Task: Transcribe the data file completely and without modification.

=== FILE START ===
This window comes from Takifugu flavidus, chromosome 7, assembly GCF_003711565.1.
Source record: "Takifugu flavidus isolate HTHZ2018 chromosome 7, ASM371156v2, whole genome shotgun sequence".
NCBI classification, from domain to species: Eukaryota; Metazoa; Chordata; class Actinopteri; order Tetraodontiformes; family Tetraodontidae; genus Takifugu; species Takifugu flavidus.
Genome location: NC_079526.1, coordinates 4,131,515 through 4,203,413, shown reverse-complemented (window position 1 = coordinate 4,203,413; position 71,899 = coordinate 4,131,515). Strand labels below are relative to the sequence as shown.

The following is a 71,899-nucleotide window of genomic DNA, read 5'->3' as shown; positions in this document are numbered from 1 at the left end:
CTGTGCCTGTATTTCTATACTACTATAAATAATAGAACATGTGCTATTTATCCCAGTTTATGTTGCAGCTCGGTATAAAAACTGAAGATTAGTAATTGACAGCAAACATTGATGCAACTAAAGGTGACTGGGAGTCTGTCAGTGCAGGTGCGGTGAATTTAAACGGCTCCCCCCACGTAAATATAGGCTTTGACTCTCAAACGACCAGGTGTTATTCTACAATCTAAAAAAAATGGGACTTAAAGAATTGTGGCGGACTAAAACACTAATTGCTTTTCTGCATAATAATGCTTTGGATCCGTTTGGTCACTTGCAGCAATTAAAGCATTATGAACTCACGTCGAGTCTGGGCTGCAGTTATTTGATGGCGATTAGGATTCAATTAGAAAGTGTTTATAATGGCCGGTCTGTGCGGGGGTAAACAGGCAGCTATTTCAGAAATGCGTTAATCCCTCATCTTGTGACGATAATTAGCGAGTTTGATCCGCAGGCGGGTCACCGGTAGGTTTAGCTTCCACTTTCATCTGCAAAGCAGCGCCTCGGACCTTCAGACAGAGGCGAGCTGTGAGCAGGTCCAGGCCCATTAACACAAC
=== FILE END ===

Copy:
This window comes from Takifugu flavidus, chromosome 7, assembly GCF_003711565.1.
Source record: "Takifugu flavidus isolate HTHZ2018 chromosome 7, ASM371156v2, whole genome shotgun sequence".
NCBI classification, from domain to species: Eukaryota; Metazoa; Chordata; class Actinopteri; order Tetraodontiformes; family Tetraodontidae; genus Takifugu; species Takifugu flavidus.
Genome location: NC_079526.1, coordinates 4,131,515 through 4,203,413, shown reverse-complemented (window position 1 = coordinate 4,203,413; position 71,899 = coordinate 4,131,515). Strand labels below are relative to the sequence as shown.

The following is a 71,899-nucleotide window of genomic DNA, read 5'->3' as shown; positions in this document are numbered from 1 at the left end:
CTGTGCCTGTATTTCTATACTACTATAAATAATAGAACATGTGCTATTTATCCCAGTTTATGTTGCAGCTCGGTATAAAAACTGAAGATTAGTAATTGACAGCAAACATTGATGCAACTAAAGGTGACTGGGAGTCTGTCAGTGCAGGTGCGGTGAATTTAAACGGCTCCCCCCACGTAAATATAGGCTTTGACTCTCAAACGACCAGGTGTTATTCTACAATCTAAAAAAAATGGGACTTAAAGAATTGTGGCGGACTAAAACACTAATTGCTTTTCTGCATAATAATGCTTTGGATCCGTTTGGTCACTTGCAGCAATTAAAGCATTATGAACTCACGTCGAGTCTGGGCTGCAGTTATTTGATGGCGATTAGGATTCAATTAGAAAGTGTTTATAATGGCCGGTCTGTGCGGGGGTAAACAGGCAGCTATTTCAGAAATGCGTTAATCCCTCATCTTGTGACGATAATTAGCGAGTTTGATCCGCAGGCGGGTCACCGGTAGGTTTAGCTTCCACTTTCATCTGCAAAGCAGCGCCTCGGACCTTCAGACAGAGGCGAGCTGTGAGCAGGTCCAGGCCCATTAACACAAC